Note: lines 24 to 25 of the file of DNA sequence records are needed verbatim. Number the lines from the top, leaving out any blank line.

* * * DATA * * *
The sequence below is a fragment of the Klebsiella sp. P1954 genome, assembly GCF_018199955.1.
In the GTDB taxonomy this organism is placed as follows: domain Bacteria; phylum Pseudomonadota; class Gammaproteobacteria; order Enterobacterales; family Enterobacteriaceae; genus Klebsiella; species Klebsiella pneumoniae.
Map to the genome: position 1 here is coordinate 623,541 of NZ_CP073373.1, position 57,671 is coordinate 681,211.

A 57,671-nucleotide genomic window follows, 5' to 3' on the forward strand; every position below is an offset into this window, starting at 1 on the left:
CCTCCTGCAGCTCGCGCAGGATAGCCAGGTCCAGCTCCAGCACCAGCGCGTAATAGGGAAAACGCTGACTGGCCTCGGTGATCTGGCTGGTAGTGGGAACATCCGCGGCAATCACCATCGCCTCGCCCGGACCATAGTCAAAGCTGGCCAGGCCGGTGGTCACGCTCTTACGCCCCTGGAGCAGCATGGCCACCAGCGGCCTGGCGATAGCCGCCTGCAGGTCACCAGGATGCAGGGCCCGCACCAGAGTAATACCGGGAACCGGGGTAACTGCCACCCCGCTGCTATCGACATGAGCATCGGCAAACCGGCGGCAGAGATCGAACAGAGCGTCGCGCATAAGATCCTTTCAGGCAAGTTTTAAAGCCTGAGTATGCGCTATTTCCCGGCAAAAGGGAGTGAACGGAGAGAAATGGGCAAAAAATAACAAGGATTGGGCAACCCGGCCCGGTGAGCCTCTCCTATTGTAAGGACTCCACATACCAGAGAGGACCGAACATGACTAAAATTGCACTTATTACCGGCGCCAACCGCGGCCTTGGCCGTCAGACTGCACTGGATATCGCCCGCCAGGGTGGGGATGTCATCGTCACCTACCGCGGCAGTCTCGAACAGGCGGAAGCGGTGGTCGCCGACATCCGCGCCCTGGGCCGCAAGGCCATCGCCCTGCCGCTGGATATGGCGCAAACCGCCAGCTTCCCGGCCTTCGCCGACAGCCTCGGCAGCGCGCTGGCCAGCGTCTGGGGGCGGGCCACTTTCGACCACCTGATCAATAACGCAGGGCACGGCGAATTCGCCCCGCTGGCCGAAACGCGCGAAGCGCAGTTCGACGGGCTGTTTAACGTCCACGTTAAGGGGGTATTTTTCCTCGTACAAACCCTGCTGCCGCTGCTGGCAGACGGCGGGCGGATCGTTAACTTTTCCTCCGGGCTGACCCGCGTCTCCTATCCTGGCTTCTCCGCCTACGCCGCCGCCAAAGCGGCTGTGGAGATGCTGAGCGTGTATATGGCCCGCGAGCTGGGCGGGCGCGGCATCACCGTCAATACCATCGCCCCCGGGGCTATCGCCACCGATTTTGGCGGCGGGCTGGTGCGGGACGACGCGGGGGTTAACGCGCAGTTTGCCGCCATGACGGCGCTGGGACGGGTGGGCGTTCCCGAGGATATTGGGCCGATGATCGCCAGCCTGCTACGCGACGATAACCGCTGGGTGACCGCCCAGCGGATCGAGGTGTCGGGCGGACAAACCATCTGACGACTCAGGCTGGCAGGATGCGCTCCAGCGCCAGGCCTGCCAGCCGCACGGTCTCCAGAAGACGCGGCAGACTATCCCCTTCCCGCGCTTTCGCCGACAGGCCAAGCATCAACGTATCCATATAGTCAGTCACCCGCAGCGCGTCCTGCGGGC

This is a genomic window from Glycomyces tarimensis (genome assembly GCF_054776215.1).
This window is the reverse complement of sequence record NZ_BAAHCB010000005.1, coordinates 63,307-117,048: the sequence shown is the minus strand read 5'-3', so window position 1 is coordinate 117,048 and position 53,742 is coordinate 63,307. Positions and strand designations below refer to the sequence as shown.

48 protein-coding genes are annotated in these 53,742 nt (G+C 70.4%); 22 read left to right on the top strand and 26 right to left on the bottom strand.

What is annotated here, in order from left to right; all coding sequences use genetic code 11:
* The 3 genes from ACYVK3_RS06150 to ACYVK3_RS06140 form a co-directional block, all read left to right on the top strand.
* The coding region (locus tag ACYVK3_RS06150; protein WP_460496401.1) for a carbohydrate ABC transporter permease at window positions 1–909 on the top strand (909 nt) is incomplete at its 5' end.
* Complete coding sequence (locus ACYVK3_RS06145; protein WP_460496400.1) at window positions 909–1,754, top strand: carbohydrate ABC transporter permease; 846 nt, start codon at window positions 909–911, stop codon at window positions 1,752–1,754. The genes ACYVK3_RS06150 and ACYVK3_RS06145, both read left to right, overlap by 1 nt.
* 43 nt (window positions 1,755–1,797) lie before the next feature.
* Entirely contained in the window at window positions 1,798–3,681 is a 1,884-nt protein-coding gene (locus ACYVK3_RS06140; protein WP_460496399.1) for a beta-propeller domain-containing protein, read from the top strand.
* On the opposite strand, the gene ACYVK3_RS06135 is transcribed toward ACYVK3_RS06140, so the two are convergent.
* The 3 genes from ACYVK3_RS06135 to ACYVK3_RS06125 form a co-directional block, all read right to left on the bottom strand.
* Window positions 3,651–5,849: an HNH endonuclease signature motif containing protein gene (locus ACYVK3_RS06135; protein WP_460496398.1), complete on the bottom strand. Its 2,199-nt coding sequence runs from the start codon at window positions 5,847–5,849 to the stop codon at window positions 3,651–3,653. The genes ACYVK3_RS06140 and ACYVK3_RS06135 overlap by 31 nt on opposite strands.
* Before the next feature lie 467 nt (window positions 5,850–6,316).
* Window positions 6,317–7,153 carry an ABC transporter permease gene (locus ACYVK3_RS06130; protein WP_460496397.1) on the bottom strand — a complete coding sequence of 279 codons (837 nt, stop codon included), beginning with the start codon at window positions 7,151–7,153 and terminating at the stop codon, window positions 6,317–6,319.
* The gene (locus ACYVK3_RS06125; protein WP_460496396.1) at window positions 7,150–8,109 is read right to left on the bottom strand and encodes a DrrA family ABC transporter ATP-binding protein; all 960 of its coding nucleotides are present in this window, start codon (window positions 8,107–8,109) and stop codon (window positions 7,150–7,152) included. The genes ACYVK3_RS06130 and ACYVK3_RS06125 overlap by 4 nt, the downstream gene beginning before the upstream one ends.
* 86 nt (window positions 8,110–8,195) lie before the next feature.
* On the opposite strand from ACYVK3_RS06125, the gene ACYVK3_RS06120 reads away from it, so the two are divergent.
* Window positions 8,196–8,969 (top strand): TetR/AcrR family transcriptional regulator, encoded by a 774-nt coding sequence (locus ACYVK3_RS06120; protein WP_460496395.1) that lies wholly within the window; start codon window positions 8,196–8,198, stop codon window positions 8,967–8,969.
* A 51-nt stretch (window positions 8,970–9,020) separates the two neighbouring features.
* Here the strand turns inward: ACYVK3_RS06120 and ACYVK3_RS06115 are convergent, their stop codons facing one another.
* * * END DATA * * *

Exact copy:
* A 51-nt stretch (window positions 8,970–9,020) separates the two neighbouring features.
* Here the strand turns inward: ACYVK3_RS06120 and ACYVK3_RS06115 are convergent, their stop codons facing one another.